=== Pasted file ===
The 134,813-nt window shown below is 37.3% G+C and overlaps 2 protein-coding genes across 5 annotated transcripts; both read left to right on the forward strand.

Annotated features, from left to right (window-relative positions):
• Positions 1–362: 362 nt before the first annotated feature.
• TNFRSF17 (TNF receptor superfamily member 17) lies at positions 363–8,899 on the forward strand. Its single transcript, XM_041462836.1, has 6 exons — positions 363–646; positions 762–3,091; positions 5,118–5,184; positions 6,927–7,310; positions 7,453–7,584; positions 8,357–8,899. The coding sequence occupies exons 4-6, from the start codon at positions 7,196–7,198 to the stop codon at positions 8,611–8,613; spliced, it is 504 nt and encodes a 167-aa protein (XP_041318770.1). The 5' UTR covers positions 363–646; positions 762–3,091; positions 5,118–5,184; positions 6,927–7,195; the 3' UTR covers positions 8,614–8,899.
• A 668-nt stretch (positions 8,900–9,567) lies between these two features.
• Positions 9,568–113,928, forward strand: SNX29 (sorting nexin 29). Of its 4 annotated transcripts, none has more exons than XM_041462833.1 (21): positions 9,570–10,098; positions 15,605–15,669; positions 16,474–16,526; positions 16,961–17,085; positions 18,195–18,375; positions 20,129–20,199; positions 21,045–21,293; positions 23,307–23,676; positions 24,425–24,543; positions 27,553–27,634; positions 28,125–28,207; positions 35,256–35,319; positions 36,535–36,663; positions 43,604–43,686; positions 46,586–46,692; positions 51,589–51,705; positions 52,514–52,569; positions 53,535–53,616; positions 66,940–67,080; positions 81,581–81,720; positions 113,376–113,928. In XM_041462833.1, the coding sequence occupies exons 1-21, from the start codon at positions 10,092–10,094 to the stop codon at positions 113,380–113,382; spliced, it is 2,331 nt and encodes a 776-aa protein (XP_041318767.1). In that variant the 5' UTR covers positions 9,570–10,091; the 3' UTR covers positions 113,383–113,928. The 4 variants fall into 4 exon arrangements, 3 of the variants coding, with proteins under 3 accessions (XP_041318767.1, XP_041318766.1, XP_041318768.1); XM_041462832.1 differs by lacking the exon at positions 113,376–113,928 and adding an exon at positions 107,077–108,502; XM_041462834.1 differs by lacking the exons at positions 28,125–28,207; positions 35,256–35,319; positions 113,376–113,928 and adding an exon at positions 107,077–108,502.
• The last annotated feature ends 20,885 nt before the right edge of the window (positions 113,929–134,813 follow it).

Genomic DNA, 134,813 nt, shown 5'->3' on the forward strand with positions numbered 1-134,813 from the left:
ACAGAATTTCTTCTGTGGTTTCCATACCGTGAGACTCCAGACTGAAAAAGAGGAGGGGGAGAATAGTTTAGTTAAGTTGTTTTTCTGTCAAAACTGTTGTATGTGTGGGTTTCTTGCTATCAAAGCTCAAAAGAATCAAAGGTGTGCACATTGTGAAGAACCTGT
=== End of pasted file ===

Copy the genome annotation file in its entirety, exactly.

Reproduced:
The 134,813-nt window shown below is 37.3% G+C and overlaps 2 protein-coding genes across 5 annotated transcripts; both read left to right on the forward strand.

Annotated features, from left to right (window-relative positions):
• Positions 1–362: 362 nt before the first annotated feature.
• TNFRSF17 (TNF receptor superfamily member 17) lies at positions 363–8,899 on the forward strand. Its single transcript, XM_041462836.1, has 6 exons — positions 363–646; positions 762–3,091; positions 5,118–5,184; positions 6,927–7,310; positions 7,453–7,584; positions 8,357–8,899. The coding sequence occupies exons 4-6, from the start codon at positions 7,196–7,198 to the stop codon at positions 8,611–8,613; spliced, it is 504 nt and encodes a 167-aa protein (XP_041318770.1). The 5' UTR covers positions 363–646; positions 762–3,091; positions 5,118–5,184; positions 6,927–7,195; the 3' UTR covers positions 8,614–8,899.
• A 668-nt stretch (positions 8,900–9,567) lies between these two features.
• Positions 9,568–113,928, forward strand: SNX29 (sorting nexin 29). Of its 4 annotated transcripts, none has more exons than XM_041462833.1 (21): positions 9,570–10,098; positions 15,605–15,669; positions 16,474–16,526; positions 16,961–17,085; positions 18,195–18,375; positions 20,129–20,199; positions 21,045–21,293; positions 23,307–23,676; positions 24,425–24,543; positions 27,553–27,634; positions 28,125–28,207; positions 35,256–35,319; positions 36,535–36,663; positions 43,604–43,686; positions 46,586–46,692; positions 51,589–51,705; positions 52,514–52,569; positions 53,535–53,616; positions 66,940–67,080; positions 81,581–81,720; positions 113,376–113,928. In XM_041462833.1, the coding sequence occupies exons 1-21, from the start codon at positions 10,092–10,094 to the stop codon at positions 113,380–113,382; spliced, it is 2,331 nt and encodes a 776-aa protein (XP_041318767.1). In that variant the 5' UTR covers positions 9,570–10,091; the 3' UTR covers positions 113,383–113,928. The 4 variants fall into 4 exon arrangements, 3 of the variants coding, with proteins under 3 accessions (XP_041318767.1, XP_041318766.1, XP_041318768.1); XM_041462832.1 differs by lacking the exon at positions 113,376–113,928 and adding an exon at positions 107,077–108,502; XM_041462834.1 differs by lacking the exons at positions 28,125–28,207; positions 35,256–35,319; positions 113,376–113,928 and adding an exon at positions 107,077–108,502.
• The last annotated feature ends 20,885 nt before the right edge of the window (positions 113,929–134,813 follow it).

Genomic DNA, 134,813 nt, shown 5'->3' on the forward strand with positions numbered 1-134,813 from the left:
ACAGAATTTCTTCTGTGGTTTCCATACCGTGAGACTCCAGACTGAAAAAGAGGAGGGGGAGAATAGTTTAGTTAAGTTGTTTTTCTGTCAAAACTGTTGTATGTGTGGGTTTCTTGCTATCAAAGCTCAAAAGAATCAAAGGTGTGCACATTGTGAAGAACCTGT